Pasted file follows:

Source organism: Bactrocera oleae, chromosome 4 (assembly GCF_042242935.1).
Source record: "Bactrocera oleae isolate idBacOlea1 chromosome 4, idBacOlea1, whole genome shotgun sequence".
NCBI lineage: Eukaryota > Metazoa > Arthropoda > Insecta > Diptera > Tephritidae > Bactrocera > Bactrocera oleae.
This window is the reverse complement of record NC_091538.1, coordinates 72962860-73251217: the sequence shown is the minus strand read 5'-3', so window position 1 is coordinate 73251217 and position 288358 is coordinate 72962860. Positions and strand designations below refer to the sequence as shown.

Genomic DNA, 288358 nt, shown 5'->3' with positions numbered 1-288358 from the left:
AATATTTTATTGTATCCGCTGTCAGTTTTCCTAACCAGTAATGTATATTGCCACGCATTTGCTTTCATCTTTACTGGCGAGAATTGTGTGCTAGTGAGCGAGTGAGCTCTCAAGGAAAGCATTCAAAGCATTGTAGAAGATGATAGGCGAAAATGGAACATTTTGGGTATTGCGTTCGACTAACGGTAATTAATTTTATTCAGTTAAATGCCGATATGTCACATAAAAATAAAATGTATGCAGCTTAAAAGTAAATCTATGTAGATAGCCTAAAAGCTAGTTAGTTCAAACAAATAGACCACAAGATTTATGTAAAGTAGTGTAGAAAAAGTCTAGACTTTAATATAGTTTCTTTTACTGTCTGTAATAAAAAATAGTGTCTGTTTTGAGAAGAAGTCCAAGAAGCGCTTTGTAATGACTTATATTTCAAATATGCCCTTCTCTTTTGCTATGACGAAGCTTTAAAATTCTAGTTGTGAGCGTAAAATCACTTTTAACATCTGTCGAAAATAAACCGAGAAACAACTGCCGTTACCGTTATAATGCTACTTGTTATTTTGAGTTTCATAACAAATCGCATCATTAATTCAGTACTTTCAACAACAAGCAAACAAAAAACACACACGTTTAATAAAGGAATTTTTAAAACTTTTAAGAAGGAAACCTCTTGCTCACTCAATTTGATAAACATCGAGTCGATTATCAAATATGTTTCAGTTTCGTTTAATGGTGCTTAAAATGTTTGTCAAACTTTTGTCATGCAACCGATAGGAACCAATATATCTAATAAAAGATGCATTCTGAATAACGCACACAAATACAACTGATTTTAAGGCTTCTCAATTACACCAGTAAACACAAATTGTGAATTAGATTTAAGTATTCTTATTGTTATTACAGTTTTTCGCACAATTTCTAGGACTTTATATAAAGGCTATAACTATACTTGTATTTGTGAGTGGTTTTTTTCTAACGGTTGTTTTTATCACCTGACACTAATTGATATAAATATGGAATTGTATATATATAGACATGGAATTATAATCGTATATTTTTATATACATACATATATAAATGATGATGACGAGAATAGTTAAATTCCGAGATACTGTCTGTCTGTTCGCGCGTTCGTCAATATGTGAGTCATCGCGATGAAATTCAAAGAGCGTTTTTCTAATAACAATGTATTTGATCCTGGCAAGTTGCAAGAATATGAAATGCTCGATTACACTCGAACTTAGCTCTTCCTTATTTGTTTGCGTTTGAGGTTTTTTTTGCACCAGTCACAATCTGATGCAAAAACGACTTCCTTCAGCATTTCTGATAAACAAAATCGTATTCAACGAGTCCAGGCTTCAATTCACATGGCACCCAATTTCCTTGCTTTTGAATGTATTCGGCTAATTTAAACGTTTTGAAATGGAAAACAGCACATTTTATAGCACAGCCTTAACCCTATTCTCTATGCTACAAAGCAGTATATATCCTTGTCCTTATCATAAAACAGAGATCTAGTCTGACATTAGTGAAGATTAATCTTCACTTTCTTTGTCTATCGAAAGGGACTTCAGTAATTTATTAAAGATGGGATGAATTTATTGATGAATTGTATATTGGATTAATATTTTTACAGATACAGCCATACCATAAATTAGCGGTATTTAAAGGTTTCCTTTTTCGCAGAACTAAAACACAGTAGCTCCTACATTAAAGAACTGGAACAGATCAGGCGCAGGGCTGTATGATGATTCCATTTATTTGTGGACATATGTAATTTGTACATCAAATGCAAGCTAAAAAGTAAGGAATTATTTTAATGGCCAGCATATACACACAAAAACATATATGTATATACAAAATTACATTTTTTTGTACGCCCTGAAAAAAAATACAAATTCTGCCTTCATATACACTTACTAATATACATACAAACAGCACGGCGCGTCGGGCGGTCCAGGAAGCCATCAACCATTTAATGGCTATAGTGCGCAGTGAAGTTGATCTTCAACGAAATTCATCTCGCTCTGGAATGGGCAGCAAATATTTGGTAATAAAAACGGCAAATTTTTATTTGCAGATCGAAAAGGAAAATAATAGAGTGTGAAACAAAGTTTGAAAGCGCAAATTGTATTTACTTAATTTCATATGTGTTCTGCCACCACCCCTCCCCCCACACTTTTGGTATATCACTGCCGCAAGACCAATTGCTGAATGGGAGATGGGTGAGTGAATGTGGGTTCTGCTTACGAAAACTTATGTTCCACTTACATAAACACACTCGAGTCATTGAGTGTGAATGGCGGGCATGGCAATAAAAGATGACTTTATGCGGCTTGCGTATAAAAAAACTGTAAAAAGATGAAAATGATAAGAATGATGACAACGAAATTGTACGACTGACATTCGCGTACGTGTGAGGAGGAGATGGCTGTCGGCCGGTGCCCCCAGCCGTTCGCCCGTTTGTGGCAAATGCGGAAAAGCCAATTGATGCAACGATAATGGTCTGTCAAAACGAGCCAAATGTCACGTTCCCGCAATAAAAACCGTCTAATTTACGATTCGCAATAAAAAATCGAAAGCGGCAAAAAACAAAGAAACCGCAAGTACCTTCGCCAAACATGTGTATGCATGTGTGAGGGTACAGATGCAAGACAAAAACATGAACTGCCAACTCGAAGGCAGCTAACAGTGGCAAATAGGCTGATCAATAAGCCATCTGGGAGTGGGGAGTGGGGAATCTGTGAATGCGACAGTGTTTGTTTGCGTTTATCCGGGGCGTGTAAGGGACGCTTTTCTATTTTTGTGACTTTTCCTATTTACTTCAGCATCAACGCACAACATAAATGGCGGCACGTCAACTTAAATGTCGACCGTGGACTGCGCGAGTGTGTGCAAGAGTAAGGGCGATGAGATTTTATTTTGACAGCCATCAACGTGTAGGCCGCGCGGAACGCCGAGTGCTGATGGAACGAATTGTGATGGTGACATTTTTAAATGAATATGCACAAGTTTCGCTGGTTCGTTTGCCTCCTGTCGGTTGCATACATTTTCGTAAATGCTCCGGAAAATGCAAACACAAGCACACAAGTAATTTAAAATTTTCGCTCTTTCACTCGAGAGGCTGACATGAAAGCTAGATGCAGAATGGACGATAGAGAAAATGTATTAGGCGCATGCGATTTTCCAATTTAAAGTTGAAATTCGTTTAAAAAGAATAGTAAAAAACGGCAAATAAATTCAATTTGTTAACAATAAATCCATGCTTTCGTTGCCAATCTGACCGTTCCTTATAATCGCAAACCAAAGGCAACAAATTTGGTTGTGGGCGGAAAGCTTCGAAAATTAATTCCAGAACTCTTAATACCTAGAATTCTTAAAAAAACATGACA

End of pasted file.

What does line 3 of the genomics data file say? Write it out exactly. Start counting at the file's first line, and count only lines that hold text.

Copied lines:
NCBI lineage: Eukaryota > Metazoa > Arthropoda > Insecta > Diptera > Tephritidae > Bactrocera > Bactrocera oleae.